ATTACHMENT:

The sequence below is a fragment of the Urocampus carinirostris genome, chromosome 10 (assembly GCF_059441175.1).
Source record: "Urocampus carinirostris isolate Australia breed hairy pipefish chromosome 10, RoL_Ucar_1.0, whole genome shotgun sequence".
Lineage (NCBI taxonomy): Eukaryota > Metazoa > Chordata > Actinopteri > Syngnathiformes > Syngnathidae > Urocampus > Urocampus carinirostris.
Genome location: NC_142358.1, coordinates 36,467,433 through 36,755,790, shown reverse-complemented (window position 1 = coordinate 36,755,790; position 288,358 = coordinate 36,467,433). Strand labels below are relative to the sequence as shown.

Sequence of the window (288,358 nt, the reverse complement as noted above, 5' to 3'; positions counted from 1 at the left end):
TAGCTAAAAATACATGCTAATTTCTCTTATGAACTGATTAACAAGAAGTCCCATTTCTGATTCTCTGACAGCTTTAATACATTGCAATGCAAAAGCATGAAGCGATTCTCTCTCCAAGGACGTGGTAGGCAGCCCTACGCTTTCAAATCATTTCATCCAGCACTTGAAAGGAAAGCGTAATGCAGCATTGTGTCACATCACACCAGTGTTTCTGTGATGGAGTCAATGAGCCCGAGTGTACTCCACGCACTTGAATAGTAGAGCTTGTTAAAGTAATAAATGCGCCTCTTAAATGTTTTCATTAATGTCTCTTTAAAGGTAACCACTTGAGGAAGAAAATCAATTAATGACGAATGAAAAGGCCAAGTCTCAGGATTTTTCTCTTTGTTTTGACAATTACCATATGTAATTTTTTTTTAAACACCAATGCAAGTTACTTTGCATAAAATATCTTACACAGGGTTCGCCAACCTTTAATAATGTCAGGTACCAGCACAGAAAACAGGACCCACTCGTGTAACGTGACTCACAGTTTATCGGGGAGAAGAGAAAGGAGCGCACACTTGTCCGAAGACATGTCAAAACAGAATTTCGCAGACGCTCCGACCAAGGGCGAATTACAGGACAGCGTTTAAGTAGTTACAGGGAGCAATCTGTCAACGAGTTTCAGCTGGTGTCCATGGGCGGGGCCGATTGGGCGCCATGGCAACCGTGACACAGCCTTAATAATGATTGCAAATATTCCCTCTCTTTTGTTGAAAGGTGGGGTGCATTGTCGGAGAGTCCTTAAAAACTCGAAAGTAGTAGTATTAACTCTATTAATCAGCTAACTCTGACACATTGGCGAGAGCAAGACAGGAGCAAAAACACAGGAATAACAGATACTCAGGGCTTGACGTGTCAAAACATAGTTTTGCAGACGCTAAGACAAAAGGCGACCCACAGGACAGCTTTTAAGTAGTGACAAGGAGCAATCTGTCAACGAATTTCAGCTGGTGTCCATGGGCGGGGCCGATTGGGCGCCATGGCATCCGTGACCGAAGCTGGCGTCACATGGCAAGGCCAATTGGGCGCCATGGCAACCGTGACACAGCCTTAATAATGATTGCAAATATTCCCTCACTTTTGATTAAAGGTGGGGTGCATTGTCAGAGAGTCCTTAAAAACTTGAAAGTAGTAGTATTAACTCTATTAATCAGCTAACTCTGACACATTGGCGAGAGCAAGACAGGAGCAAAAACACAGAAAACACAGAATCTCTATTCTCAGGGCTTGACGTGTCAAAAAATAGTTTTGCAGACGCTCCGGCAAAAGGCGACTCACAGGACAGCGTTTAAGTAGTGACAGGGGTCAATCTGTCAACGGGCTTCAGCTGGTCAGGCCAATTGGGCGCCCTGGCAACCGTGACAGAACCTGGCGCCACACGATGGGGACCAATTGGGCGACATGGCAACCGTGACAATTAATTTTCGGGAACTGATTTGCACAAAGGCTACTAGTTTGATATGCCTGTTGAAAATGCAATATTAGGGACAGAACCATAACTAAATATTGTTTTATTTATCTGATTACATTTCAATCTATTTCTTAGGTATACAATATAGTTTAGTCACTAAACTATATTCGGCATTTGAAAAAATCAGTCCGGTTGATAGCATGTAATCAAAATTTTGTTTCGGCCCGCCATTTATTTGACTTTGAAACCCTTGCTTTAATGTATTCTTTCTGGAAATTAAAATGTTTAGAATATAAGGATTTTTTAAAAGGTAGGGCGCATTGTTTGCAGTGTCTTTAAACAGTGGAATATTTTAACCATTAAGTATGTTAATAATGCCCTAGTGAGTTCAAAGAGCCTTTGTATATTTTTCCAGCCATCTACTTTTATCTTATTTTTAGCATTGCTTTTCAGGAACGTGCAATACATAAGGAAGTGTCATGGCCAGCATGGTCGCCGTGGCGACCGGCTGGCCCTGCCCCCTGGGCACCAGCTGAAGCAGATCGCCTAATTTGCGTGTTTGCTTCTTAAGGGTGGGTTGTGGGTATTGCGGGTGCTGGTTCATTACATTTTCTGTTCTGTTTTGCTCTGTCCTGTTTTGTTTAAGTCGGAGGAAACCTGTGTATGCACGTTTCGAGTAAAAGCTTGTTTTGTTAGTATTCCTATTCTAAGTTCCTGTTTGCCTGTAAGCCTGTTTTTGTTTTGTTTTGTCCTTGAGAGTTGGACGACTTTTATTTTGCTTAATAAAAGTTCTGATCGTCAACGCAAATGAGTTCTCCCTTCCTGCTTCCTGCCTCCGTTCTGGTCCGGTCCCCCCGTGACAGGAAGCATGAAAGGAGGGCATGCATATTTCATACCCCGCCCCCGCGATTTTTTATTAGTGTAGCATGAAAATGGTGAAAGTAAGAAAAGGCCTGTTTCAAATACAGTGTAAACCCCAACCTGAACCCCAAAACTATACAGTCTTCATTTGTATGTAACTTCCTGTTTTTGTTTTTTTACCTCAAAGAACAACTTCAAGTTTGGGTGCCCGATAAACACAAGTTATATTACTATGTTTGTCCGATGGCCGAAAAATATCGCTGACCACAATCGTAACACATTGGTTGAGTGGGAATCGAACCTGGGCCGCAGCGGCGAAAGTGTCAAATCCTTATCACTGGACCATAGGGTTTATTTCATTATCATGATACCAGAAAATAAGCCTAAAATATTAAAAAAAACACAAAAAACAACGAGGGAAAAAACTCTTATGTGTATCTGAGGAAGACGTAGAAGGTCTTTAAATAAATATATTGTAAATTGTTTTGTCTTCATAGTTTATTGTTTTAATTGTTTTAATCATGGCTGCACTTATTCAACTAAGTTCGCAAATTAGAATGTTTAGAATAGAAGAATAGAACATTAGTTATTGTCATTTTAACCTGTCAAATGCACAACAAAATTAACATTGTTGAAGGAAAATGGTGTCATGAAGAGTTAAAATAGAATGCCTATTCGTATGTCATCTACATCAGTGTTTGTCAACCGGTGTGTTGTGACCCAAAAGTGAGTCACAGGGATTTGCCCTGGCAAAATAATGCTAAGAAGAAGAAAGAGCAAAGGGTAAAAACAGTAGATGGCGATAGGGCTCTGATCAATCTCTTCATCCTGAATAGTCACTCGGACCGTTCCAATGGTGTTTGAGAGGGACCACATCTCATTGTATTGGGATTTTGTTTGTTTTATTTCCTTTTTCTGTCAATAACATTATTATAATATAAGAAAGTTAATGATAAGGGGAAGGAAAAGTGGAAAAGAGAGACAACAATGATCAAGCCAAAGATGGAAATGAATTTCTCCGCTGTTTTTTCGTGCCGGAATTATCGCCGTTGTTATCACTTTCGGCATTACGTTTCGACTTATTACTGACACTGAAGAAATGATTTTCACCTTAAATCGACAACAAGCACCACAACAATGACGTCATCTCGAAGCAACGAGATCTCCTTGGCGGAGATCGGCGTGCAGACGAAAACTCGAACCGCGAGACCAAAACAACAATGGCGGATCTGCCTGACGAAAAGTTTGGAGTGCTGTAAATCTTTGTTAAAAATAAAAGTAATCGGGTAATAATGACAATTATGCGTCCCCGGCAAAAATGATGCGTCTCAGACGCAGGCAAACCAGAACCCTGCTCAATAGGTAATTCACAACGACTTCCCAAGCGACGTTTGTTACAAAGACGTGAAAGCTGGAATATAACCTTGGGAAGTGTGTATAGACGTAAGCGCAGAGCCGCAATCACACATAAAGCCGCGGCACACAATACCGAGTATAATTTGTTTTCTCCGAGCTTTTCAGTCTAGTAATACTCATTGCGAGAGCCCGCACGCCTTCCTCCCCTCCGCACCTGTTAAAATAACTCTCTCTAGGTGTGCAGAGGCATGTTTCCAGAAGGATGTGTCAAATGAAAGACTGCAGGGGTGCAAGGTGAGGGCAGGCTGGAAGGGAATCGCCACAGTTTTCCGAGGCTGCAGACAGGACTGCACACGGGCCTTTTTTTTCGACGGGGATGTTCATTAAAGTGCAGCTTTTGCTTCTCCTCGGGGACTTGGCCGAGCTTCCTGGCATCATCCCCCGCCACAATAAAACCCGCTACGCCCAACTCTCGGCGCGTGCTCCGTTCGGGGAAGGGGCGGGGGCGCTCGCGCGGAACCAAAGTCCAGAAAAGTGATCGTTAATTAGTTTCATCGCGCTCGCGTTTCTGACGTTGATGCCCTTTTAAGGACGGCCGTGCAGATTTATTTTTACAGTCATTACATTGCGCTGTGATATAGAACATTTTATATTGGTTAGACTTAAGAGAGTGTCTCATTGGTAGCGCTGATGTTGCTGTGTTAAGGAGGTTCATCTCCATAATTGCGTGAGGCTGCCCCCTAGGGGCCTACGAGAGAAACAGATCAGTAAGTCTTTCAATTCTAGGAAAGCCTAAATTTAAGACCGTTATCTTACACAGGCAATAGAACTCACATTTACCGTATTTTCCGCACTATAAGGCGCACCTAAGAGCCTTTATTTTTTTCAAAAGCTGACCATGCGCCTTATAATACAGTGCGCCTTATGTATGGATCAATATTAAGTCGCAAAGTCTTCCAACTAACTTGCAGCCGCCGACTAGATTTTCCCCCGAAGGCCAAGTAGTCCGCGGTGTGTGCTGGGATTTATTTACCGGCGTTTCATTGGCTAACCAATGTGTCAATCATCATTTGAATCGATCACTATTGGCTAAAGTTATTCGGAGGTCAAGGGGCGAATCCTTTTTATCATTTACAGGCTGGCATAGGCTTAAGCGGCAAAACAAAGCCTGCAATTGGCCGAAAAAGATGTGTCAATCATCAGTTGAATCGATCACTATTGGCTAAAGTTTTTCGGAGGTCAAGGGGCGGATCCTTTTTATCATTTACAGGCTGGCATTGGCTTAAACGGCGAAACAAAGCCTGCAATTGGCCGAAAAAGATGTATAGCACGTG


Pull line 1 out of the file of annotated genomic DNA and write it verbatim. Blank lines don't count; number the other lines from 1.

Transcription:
The sequence below is a fragment of the Urocampus carinirostris genome, chromosome 10 (assembly GCF_059441175.1).